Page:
The York University Magazine

Fall 2015

The alumni magazine of York University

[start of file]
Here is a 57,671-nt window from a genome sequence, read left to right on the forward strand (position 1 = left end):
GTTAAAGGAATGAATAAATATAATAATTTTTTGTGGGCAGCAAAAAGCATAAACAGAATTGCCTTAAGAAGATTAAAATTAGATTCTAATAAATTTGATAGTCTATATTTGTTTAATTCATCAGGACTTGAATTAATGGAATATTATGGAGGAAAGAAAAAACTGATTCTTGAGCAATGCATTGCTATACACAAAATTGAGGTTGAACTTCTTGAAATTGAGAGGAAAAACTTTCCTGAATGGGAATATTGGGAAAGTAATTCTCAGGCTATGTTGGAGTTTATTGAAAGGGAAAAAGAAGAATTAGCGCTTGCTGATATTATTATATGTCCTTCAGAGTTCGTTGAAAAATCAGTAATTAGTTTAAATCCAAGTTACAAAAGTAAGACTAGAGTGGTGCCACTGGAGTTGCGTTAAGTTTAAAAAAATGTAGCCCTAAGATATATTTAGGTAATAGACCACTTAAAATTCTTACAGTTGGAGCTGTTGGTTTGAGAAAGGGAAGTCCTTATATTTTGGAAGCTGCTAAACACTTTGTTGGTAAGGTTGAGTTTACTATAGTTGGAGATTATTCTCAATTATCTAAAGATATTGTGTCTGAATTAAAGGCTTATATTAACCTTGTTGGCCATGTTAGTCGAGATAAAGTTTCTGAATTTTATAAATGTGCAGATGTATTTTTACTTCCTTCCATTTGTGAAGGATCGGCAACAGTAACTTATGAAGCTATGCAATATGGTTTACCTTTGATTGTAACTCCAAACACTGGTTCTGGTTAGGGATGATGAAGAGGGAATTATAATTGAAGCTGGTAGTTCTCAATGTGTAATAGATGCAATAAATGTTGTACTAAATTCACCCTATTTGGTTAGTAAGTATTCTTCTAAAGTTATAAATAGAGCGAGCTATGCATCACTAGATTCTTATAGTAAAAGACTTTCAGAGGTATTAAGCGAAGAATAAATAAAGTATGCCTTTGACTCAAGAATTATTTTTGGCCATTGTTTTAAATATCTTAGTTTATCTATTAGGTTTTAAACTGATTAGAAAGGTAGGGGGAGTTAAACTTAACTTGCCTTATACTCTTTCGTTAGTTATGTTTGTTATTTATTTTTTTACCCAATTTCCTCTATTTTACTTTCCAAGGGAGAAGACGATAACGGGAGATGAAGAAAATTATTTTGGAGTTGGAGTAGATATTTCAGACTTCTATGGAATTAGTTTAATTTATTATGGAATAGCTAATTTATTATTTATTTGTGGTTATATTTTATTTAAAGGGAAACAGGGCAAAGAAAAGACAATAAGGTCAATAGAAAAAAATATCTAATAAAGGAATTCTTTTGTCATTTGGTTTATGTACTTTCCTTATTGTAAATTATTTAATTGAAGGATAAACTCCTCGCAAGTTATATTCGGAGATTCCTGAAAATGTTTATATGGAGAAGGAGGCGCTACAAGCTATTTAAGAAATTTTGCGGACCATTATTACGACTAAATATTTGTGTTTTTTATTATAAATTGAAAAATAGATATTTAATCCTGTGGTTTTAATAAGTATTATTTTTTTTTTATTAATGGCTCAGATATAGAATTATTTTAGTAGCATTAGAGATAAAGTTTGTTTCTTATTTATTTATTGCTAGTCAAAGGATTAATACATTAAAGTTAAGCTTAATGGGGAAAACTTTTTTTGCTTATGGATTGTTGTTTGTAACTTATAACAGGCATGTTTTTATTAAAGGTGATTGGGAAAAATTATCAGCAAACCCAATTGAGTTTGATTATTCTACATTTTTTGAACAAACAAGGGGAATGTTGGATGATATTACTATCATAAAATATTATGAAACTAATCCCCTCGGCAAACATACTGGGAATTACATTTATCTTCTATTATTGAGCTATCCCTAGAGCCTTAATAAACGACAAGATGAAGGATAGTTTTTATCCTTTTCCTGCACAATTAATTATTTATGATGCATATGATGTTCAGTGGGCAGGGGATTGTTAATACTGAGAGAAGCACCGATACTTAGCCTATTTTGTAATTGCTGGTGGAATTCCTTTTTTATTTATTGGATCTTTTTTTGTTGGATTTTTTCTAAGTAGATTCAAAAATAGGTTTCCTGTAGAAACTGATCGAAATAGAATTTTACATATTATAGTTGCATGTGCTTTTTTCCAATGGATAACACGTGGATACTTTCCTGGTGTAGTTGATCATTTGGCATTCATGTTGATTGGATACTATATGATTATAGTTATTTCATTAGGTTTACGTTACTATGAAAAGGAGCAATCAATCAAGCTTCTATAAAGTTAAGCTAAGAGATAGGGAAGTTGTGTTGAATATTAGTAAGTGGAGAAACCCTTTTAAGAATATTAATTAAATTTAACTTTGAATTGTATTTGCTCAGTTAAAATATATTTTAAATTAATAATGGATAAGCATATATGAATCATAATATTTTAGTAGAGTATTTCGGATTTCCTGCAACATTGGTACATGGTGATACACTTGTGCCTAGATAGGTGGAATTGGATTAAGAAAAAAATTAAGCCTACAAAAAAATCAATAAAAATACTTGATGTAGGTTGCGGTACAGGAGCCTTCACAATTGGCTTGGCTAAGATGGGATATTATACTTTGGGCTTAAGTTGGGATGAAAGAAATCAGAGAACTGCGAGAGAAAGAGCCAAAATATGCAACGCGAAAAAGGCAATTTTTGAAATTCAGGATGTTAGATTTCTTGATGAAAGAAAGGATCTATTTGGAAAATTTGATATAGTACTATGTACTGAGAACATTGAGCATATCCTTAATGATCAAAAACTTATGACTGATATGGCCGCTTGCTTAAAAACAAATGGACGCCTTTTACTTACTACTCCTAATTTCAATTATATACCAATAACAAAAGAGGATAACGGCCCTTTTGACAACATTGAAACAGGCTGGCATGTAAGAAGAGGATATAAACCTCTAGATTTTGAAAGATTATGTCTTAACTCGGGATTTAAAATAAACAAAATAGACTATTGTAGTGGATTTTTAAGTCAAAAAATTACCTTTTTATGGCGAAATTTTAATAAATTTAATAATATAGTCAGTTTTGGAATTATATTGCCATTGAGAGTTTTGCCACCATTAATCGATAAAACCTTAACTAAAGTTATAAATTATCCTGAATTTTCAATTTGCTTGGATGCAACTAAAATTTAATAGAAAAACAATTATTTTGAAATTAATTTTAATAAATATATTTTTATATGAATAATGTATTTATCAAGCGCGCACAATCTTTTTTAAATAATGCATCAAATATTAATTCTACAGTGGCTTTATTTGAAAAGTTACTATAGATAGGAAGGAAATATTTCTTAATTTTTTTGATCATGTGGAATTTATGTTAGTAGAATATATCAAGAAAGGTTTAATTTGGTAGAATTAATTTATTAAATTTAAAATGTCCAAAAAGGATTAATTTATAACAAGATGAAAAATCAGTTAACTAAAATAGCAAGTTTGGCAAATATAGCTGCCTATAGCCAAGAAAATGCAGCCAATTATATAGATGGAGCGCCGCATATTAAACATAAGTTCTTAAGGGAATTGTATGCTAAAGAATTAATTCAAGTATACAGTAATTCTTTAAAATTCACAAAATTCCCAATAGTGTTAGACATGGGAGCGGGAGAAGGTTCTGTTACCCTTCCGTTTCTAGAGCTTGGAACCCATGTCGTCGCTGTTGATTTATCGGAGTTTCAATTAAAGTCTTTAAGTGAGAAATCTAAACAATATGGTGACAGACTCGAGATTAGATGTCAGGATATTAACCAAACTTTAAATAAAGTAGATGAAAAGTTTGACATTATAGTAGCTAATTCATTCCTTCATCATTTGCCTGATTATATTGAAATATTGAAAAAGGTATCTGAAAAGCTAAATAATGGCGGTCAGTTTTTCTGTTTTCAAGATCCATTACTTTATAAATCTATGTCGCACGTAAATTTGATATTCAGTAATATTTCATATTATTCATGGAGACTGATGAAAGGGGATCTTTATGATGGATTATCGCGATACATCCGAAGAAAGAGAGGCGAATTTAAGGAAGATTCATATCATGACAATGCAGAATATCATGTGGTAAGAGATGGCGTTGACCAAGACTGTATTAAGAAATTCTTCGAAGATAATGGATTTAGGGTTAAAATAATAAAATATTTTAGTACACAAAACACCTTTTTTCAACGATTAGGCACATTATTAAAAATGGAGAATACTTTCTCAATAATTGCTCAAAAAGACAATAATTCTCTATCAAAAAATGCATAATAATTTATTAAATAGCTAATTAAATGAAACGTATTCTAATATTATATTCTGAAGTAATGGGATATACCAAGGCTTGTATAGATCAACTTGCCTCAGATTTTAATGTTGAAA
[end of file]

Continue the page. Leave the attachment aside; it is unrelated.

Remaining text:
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island of Cyprus with her family when she was 11. At 17, she returned to Toronto to pursue an undergraduate degree at York. "I wanted to become a journalist," she says. Her general first-year arts program included a psychology class taught by an "infectious and compassionate" professor. "He had no idea there was a 17-year-old completely besotted with him," she laughs. Papadopoulos chose to major in psy- chology, later studying with Professor Suzanne MacDonald, whom she describes as "a complete role model." After graduating in 1993, Papadopoulos was preparing to relocate south of the border to continue her studies at the University of California when her boyfriend invited her to move with him to London, England. "I went and it rained non-stop for two weeks." Still, she stayed, completing her PhD dissertation on the mind and the immune system five years later at City University London – and eventually mar- rying the boyfriend, Teddy Pitsillides, an investment banker with whom she now has a 12-year-old daughter. Papadopoulos is now touring and promoting her latest book, Whose Life Is It Anyway? Living through your 20s on your own terms, about our "appearance-oriented culture" and its impact on the expectations young women have about themselves and their lives. She admits to having drawn "a bit" on her own 20-something years, which began during her undergraduate studies at York. "The idea of establishing an identity and finding yourself hasn't changed. In other ways, though, today's 20s experi- ence is very different. The whole ubiquity of success – if you want it bad enough, you can have it – didn't exist when I was young." Papadopoulos remembers her own transition into young adulthood at York as some of the "best years ever." "It was such a seminal time in my life." l D EPENDING WHOM YOU ASK, psychologist Linda Papadopoulos (BA '93) is either a respected research scientist and practising psychologist or a high-profile media per- sonality with ties to the popular British TV series "My Naked Secret" and luxury fashion house Dior. Which is the "real" Linda? Well, both. The York psychology graduate has carved out a successful career in both worlds. "As an academic, I've always been one to feel strongly that the ivory tower stuff is important, but it's equally important to disseminate what we know in ways that are more accessi- ble," she explains. "My media and corporate work are part of that." In the 18 years since earning her PhD, Papadopoulos has built a successful clinical practice; published widely in the fields of psychodermatology (think healthy mind, healthy skin), body image, counselling and medical psychology; founded the counselling psychology program at London Metropolitan University; and led a 2010 U.K. commission on the effects of sexualization on young people, which has informed government policy. She's also one of the most recognized faces on British tele- vision. Her expert opinions have been featured on a number of prominent news programs, on Discovery Channel and in the pages of Cosmopolitan magazine's U.K edition. She also regularly consults with Dior, Speedo and Renault about consumer behaviour. "My psychodermatology research is published and that's great, but working with Dior on how stress impacts acne or how women feel about aging, to inform a TV program or an ad campaign, that's important too and we shouldn't shy away from it." It's an ambitious blending of two worlds for someone who never even intended to study psychology or to live abroad. Born in Canada, Papadopoulos moved to the Mediterranean London Bridges A Double Life Will the real Linda please stand up? Fall 2015 The York University Magazine 41

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